28. N. Aurisano, A. Bertani, and R. Reggiani, “Anaerobic accumulation of 4-aminobutyrate in rice seedlings—causes and significance,” Phytochemistry, vol. 38, no. 5, pp. 1147–1150, 1995. View at: Publisher Site | Google Scholar
  29. Y. Li, Q. Bai, X. Jin, H. Wen, and Z. Gu, “Effects of cultivar and culture conditions on γ-aminobutyric acid accumulation in germinated fava beans (Vicia faba L.),” Journal of the Science of Food and Agriculture, vol. 90, no. 1, pp. 52–57, 2010. View at: Publisher Site | Google Scholar
  30. P. Qin, Q. Wang, F. Shan, Z. Hou, and G. Ren, “Nutritional composition and flavonoids content of flour from different buckwheat cultivars,” International Journal of Food Science & Technology, vol. 45, no. 5, pp. 951–958, 2010. View at: Publisher Site | Google Scholar
  31. D. Zielińska, M. Turemko, J. Kwiatkowski, and H. Zieliński, “Evaluation of flavonoid contents and antioxidant capacity of the aerial parts of common and tartary buckwheat plants,” Molecules, vol. 17, no. 8, pp. 9668–9682, 2012. View at: Publisher Site | Google Scholar
  32. K.-Y. Syu, C.-L. Lin, H.-C. Huang, and J.-K. Lin, “Determination of theanine, GABA, and other amino acids in green, oolong, black, and Pu-erh teas with dabsylation and high-performance liquid chromatography,” Journal of Agricultural and Food Chemistry, vol. 56, no. 17, pp. 7637–7643, 2008. View at: Publisher Site | Google Scholar
  33. S. Yao, T. Yang, L. Zhao, and S. Xiong, “The variation of γ-aminobutyric acid content in germinated brown rice among different cultivars,” International Journal of Molecular Sciences, vol. 4, no. 12, pp. 3974–3982, 2008 (Chinese). View at: Google Scholar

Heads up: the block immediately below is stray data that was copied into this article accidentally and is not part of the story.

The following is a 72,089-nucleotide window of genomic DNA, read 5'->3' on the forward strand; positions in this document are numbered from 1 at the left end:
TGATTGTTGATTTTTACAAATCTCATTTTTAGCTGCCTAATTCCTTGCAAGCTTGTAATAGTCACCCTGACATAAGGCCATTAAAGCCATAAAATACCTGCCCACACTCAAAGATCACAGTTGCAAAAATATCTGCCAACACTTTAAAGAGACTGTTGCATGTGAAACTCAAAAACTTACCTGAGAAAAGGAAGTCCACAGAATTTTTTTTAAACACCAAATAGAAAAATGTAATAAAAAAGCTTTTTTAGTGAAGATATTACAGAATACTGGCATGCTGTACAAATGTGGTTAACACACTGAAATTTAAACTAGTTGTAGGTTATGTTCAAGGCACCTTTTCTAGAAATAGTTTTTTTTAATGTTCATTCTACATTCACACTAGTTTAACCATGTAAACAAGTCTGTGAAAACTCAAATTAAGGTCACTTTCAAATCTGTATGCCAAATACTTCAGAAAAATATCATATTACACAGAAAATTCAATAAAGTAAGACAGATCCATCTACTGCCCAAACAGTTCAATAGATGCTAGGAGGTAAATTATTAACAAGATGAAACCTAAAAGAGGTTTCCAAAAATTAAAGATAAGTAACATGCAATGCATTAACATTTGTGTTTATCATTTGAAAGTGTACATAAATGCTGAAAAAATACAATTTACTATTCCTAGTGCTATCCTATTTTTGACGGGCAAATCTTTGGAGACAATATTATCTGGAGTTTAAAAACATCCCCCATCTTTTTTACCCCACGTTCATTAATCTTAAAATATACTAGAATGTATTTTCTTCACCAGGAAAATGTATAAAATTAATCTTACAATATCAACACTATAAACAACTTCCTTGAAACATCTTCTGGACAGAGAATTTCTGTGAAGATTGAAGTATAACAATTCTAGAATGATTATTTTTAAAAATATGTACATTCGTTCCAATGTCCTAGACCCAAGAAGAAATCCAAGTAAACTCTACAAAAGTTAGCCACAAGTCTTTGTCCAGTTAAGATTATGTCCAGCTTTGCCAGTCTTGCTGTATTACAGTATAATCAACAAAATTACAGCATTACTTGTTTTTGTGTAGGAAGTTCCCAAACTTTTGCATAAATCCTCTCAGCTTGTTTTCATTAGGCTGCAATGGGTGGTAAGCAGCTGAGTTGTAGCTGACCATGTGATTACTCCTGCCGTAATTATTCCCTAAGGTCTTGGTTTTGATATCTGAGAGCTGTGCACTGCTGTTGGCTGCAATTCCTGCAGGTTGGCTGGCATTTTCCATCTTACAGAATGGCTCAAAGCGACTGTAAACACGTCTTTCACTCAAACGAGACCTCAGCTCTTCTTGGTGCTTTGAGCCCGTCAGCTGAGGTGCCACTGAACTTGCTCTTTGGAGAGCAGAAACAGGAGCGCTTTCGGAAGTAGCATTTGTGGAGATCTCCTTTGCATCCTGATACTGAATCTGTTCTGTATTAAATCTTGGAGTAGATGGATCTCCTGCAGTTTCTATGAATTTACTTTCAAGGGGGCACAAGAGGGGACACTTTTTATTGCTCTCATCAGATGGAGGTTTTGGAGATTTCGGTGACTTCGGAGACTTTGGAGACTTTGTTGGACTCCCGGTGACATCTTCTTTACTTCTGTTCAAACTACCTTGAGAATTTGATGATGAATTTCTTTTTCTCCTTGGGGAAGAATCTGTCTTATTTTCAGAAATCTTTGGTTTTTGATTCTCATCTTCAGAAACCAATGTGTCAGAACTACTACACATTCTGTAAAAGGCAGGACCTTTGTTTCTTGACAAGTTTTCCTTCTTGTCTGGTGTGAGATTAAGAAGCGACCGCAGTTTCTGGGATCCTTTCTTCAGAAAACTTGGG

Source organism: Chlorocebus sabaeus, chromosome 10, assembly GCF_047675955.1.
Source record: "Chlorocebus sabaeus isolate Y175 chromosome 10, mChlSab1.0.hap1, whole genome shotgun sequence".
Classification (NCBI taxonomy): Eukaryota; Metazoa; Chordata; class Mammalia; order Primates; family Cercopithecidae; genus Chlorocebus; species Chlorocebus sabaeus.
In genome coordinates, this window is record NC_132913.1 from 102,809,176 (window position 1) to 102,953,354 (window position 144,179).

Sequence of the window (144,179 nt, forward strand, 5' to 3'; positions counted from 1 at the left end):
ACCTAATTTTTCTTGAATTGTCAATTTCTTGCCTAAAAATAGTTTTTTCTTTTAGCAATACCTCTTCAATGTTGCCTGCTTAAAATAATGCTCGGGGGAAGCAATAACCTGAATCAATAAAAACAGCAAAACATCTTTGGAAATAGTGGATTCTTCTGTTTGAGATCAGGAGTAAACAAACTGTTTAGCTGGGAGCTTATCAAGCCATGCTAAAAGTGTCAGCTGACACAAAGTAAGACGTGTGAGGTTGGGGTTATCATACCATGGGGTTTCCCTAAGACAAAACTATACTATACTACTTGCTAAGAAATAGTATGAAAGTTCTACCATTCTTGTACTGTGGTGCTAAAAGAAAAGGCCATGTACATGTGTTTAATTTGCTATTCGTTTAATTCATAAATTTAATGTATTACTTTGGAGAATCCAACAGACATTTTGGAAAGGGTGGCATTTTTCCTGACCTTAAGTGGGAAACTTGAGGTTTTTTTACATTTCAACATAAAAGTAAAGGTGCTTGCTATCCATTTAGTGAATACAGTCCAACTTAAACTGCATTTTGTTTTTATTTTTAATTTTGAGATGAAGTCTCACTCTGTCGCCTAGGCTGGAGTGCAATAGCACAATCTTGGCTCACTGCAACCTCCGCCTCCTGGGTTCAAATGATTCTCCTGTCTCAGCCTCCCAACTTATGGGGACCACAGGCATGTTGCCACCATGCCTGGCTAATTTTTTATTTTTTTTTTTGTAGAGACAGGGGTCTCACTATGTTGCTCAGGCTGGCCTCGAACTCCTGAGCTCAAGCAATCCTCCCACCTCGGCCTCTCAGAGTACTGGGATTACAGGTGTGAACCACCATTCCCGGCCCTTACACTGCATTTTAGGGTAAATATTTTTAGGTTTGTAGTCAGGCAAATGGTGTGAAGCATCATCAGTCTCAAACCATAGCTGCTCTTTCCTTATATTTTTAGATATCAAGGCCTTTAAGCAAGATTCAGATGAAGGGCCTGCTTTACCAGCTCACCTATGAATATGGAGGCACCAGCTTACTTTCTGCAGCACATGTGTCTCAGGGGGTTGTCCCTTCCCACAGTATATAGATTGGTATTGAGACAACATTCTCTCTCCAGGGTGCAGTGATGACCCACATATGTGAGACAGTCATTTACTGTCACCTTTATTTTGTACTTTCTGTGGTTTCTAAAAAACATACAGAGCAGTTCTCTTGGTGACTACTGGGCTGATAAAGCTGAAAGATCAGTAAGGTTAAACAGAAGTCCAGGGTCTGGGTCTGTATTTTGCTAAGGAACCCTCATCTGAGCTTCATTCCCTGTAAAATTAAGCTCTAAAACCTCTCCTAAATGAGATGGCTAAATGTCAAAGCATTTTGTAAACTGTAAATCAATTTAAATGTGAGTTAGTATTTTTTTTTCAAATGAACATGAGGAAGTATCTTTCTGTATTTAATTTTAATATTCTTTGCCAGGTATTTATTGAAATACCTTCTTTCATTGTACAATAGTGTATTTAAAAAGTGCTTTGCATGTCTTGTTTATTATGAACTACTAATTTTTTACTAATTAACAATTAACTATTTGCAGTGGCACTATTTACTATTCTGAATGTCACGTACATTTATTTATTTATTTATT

Copyright © 2016 Yuanxin Guo et al. This is an open access article distributed under the Creative Commons Attribution License, which permits unrestricted use, distribution, and reproduction in any medium, provided the original work is properly cited.


More related articles

891 Views | 419 Downloads | 1 Citation
 PDF  Download Citation  Citation
 Download other formatsMore
 Order printed copiesOrder

Related articles

We are committed to sharing findings related to COVID-19 as quickly and safely as possible. Any author submitting a COVID-19 paper should notify us at help@hindawi.com to ensure their research is fast-tracked and made available on a preprint server as soon as possible. We will be providing unlimited waivers of publication charges for accepted articles related to COVID-19. Sign up here as a reviewer to help fast-track new submissions.